For overnighters, I use a trailer and ride free of the weight on me or the bike itself.
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You may have to live with neck and shoulder pain and aspirin. Almost every book I have read on touring mentioned it. On all my tours I've had it. There are various sports stretches which target the muscles and bones in those areas. They can relieve tension and stress. Many complained of pain in the lower back-spinal area, most particularly when climbing hills. Every form of transportation has its tradeoffs. Every form of refuge has its price.In addition to getting the fit right, I have to do a whole series of stretches several times a week. They seem to help a lot for the activities I do. biking seems to be one of the hardest on the body. I have to stretch for achilles, hamstring, lower back, and neck problems. I seem to have reached the place where, with the fit right and the stretching, and some work with light weights, things are good. I'm also 61 and was touring and riding a lot 30 years ago with very few of these concern.
No politics here, just worry!And justified worry, I think. I would not want to be stealth camping in parts of that route. In fact, There were places in Southern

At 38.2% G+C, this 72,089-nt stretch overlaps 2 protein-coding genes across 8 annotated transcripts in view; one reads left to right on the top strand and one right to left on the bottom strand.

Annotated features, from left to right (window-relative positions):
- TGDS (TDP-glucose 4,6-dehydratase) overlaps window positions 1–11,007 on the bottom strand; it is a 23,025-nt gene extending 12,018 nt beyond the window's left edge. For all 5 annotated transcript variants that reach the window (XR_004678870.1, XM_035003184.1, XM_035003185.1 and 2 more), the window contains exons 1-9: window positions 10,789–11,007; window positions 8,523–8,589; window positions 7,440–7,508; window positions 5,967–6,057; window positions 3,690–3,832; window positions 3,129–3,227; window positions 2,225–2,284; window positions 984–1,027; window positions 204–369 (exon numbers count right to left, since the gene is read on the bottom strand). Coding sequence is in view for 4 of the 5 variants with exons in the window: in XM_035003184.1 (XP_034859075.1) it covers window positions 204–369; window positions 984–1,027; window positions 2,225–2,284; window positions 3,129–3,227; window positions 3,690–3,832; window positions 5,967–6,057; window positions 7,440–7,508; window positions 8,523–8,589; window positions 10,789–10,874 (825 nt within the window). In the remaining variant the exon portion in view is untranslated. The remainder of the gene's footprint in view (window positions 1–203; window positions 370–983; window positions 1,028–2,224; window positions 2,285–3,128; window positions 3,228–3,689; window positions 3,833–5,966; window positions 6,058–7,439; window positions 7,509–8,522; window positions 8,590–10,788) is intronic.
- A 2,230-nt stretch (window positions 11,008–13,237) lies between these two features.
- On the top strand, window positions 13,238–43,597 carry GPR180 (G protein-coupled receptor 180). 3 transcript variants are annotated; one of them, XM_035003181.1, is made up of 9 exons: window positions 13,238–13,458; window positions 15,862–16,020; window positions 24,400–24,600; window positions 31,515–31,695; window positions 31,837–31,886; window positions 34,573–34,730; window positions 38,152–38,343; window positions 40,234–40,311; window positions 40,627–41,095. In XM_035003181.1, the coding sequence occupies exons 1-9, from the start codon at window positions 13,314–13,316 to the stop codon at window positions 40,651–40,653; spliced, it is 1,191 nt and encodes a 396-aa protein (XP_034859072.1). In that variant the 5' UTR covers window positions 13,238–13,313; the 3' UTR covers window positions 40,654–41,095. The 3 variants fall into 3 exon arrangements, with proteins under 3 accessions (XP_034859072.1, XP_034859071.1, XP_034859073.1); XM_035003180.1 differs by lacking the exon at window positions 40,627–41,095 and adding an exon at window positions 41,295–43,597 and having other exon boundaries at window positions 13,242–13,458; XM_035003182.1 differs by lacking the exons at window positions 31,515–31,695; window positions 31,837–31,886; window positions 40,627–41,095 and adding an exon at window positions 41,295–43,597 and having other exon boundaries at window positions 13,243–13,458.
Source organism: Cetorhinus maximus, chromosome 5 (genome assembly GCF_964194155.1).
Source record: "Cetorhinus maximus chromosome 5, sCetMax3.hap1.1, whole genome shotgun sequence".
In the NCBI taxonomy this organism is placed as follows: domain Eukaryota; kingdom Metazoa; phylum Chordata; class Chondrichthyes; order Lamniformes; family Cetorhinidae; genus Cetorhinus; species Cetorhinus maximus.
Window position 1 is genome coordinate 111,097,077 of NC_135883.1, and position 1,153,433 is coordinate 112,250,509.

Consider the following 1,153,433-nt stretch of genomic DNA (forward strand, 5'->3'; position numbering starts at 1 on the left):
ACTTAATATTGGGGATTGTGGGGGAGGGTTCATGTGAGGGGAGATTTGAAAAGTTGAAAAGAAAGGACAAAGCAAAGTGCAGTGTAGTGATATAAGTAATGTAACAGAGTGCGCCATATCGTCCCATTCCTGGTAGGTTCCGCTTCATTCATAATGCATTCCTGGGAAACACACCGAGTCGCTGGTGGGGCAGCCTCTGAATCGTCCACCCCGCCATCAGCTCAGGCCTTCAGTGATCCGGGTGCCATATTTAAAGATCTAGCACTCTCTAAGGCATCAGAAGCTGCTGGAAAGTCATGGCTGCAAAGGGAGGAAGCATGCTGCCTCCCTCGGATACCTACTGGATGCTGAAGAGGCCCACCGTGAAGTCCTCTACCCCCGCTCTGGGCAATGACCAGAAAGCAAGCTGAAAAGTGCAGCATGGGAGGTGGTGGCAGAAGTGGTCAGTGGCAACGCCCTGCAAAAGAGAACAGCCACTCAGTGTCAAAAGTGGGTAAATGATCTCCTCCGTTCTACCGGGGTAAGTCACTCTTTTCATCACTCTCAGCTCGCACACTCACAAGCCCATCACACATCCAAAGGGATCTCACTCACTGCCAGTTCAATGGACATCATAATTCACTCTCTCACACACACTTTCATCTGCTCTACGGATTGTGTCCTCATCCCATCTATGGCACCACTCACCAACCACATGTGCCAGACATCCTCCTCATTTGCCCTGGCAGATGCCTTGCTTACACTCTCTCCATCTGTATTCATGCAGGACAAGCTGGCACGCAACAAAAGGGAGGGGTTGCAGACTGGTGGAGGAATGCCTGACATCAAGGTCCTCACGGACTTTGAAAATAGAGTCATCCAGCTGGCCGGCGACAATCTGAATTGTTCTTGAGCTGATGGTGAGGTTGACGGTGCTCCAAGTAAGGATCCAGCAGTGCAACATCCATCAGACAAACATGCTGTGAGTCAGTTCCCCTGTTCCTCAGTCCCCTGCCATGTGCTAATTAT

I've toured several times with people of differing abilities. Sometimes we would ride together, and other times someone would get ahead for awhile. On a long tour, I was with a partner almost half my age, who also happened to be a racer. He was often ahead, but sometimes we'd ride together, and always had main meals together and camped together. We greatly enjoyed each other's company and had a blast. I liked being alone and also riding with him. He felt the same. We both felt free to go our own pace. It was probably my best ride.We would agree to go our own speed and meet at the PO in the next town.I am not sure why you would tour with someone unless you were going to ride with them. Care to elaborate on the advantages? Do you just camp the same place with them? Share cooking? Something else?